Supporting academic facilitators


Tuesday, July 25, 2017

Working collaboratively with teams

One of the dimensions of a professional learning communities is about working collaboratively on assigned specific tasks to be done by the workers in  teams. A collaborative team as defined by Hunt (2006) is a group of people with a single common goal to achieve for which all the individuals have to work. There is a genuine possibility for the group to achieve the goal. The individuals and groups perform various functions at workplace for a meaningful learning where they need to exercise some form of overall co-ordination to maintain focus on the common goal.
A collaborative team meeting is more than getting the members of a group together to share a collected data. Jessie (2007) claimed that in a collaborative team the individuals meet to achieve a common goal in which instead of sharing data about their practices they respond to data.  Responding to data requires a sense of mutual accountability and change in practices. Sergiovanni (1994) contented that members enjoy working together, being useful to each other as they engage in interdependent work and sharing commitments to a common good.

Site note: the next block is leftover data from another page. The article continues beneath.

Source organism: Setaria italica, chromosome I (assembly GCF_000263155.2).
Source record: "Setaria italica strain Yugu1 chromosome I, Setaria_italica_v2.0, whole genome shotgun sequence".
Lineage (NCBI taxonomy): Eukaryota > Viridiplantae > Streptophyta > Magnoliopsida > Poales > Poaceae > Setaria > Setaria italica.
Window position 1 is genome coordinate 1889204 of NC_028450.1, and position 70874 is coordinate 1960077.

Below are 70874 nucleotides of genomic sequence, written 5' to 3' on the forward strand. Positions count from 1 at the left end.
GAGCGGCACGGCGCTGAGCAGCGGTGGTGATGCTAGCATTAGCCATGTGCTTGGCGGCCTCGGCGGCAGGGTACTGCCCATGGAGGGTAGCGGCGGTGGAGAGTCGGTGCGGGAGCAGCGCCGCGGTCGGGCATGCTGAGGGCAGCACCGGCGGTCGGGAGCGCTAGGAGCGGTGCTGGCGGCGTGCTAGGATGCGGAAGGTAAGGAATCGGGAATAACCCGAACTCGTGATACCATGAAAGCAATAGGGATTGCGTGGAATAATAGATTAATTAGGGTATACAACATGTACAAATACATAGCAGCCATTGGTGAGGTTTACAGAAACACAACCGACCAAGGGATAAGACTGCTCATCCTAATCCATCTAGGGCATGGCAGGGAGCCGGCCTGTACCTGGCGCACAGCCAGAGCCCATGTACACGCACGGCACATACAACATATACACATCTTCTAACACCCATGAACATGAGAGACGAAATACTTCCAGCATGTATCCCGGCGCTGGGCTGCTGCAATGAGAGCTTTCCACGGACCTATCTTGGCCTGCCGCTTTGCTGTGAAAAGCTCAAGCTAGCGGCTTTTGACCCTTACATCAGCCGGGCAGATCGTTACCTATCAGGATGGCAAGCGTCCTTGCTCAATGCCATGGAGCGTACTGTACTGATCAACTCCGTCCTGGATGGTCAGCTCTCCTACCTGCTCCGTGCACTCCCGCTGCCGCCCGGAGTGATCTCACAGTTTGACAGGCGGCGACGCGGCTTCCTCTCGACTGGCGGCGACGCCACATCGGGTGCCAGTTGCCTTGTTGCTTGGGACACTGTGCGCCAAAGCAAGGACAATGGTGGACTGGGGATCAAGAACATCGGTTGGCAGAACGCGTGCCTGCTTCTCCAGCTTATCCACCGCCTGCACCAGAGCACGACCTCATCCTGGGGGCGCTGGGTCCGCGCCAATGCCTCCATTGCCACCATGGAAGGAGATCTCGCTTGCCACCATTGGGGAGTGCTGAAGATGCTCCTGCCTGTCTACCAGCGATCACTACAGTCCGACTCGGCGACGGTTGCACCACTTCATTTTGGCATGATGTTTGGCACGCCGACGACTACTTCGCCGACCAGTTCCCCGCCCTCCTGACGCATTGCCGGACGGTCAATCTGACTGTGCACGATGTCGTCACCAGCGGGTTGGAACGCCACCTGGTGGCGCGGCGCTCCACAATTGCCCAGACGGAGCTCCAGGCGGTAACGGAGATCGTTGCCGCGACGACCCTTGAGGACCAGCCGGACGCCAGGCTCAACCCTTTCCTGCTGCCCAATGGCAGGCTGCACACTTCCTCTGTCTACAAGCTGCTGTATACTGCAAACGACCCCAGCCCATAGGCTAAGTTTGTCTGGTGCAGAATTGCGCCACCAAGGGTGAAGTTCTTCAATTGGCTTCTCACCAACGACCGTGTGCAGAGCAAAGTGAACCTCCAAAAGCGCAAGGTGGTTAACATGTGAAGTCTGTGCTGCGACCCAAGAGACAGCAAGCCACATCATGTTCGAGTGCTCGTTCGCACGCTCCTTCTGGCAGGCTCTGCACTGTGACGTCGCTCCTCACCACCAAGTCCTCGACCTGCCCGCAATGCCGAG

Learning within professional learning communities is viewed as a process of supporting and developing the capacities of a team to ensure the attainment of results which the members truly desire. The people need to be able to act together for learning which builds on personal mastery and shared vision. When teams learn together there cannot be seen only good results for the group but also the members professionally grow more rapidly.  Team learning starts with a dialogue and with the capacity of members of a team to keep assumptions apart and they enter into a genuine thinking together. Working collaboratively also helps the members to recognize the patterns of interactions in teams that lessen learning.